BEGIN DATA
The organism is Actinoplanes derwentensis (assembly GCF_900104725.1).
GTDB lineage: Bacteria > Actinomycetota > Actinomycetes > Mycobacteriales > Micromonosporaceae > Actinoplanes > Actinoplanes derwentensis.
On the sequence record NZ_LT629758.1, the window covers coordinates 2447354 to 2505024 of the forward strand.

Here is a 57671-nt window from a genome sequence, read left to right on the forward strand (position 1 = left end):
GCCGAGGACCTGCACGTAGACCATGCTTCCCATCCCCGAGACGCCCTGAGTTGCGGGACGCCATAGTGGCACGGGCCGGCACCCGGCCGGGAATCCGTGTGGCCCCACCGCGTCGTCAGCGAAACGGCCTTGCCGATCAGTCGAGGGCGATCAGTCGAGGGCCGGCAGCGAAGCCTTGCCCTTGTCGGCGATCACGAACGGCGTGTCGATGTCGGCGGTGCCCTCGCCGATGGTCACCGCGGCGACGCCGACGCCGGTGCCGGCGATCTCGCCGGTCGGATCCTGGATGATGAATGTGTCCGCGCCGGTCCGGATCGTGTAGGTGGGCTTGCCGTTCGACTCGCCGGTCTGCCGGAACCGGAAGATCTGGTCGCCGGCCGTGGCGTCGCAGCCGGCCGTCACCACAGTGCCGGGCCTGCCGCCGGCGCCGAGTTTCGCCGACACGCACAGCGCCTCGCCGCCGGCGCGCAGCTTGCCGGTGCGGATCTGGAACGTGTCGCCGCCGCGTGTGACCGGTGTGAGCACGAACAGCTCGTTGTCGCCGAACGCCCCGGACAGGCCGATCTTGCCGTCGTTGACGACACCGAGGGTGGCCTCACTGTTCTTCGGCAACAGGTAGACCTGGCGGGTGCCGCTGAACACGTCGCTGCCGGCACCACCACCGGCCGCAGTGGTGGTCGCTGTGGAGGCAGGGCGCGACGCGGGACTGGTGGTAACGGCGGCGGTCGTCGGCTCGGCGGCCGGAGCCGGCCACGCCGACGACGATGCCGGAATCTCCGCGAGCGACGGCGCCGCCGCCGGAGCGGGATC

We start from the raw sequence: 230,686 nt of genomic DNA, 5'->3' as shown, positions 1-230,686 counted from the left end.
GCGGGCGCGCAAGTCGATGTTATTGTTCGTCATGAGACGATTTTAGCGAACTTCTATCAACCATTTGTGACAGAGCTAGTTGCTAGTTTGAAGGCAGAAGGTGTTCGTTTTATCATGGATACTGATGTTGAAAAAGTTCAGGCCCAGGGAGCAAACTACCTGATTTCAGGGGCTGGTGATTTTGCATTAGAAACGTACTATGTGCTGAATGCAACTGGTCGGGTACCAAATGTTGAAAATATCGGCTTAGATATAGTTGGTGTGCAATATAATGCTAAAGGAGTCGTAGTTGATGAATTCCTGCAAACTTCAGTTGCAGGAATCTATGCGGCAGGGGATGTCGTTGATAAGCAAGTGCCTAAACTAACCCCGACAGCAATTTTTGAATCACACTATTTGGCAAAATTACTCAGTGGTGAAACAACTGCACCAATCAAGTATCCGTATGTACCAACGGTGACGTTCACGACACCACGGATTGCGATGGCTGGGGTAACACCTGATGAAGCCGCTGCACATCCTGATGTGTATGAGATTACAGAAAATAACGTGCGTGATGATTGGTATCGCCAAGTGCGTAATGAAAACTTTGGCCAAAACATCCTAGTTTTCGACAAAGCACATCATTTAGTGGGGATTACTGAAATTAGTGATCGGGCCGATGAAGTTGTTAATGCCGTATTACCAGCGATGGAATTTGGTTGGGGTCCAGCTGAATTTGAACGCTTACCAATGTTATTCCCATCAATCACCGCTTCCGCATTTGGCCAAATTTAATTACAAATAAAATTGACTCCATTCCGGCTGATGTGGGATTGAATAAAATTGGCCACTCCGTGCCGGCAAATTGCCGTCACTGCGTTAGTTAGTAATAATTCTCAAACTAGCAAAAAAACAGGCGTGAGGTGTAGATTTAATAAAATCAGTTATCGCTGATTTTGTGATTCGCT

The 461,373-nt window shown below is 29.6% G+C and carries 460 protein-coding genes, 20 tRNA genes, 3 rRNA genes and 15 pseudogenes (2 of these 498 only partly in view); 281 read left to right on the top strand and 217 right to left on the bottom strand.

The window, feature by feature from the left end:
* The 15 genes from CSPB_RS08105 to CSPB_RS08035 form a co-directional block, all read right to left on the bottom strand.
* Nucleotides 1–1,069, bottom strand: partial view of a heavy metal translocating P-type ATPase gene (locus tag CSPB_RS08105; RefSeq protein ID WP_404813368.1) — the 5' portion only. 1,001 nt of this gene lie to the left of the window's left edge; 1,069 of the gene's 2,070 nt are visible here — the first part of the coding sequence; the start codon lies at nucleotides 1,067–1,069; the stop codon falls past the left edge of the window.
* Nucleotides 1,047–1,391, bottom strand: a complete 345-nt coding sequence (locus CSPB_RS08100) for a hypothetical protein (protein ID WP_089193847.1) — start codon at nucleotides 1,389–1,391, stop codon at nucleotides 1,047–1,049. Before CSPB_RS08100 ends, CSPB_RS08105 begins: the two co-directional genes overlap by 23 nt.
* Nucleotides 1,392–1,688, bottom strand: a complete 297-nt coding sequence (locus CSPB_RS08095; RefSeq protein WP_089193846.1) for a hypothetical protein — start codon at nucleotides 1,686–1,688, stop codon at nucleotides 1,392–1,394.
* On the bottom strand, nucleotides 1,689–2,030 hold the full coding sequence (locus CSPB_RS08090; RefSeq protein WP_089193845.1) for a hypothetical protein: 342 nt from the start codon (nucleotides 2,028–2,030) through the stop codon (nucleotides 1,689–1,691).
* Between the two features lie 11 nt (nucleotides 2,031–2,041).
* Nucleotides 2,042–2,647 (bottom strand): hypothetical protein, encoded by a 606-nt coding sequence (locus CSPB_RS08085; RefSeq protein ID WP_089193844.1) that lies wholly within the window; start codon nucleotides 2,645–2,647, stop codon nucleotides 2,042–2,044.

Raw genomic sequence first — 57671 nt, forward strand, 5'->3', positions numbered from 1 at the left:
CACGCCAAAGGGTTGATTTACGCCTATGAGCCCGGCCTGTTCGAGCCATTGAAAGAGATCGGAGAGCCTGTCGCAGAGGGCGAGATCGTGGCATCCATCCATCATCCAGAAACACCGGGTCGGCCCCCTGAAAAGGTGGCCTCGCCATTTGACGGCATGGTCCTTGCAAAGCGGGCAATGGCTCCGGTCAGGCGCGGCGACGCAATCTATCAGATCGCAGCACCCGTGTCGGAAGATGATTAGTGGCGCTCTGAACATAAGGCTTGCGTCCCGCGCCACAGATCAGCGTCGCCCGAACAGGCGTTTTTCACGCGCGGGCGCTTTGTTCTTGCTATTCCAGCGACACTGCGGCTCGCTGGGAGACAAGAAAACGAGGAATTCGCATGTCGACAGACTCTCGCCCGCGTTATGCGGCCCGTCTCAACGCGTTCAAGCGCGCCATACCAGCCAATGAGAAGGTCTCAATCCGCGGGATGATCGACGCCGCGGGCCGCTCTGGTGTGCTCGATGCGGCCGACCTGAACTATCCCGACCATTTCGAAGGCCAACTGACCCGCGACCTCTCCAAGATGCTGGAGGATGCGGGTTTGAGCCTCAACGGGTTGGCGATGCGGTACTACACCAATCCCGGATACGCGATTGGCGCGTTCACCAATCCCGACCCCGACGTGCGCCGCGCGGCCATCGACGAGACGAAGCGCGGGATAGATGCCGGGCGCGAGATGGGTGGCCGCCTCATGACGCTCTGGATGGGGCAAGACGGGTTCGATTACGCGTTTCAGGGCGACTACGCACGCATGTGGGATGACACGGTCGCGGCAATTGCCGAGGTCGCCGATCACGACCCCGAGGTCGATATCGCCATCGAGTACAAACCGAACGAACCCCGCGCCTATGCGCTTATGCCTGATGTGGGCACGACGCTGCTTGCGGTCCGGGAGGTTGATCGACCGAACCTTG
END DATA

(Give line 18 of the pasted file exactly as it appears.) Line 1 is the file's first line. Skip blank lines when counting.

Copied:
CACGCCAAAGGGTTGATTTACGCCTATGAGCCCGGCCTGTTCGAGCCATTGAAAGAGATCGGAGAGCCTGTCGCAGAGGGCGAGATCGTGGCATCCATCCATCATCCAGAAACACCGGGTCGGCCCCCTGAAAAGGTGGCCTCGCCATTTGACGGCATGGTCCTTGCAAAGCGGGCAATGGCTCCGGTCAGGCGCGGCGACGCAATCTATCAGATCGCAGCACCCGTGTCGGAAGATGATTAGTGGCGCTCTGAACATAAGGCTTGCGTCCCGCGCCACAGATCAGCGTCGCCCGAACAGGCGTTTTTCACGCGCGGGCGCTTTGTTCTTGCTATTCCAGCGACACTGCGGCTCGCTGGGAGACAAGAAAACGAGGAATTCGCATGTCGACAGACTCTCGCCCGCGTTATGCGGCCCGTCTCAACGCGTTCAAGCGCGCCATACCAGCCAATGAGAAGGTCTCAATCCGCGGGATGATCGACGCCGCGGGCCGCTCTGGTGTGCTCGATGCGGCCGACCTGAACTATCCCGACCATTTCGAAGGCCAACTGACCCGCGACCTCTCCAAGATGCTGGAGGATGCGGGTTTGAGCCTCAACGGGTTGGCGATGCGGTACTACACCAATCCCGGATACGCGATTGGCGCGTTCACCAATCCCGACCCCGACGTGCGCCGCGCGGCCATCGACGAGACGAAGCGCGGGATAGATGCCGGGCGCGAGATGGGTGGCCGCCTCATGACGCTCTGGATGGGGCAAGACGGGTTCGATTACGCGTTTCAGGGCGACTACGCACGCATGTGGGATGACACGGTCGCGGCAATTGCCGAGGTCGCCGATCACGACCCCGAGGTCGATATCGCCATCGAGTACAAACCGAACGAACCCCGCGCCTATGCGCTTATGCCTGATGTGGGCACGACGCTGCTTGCGGTCCGGGAGGTTGATCGACCGAACCTTG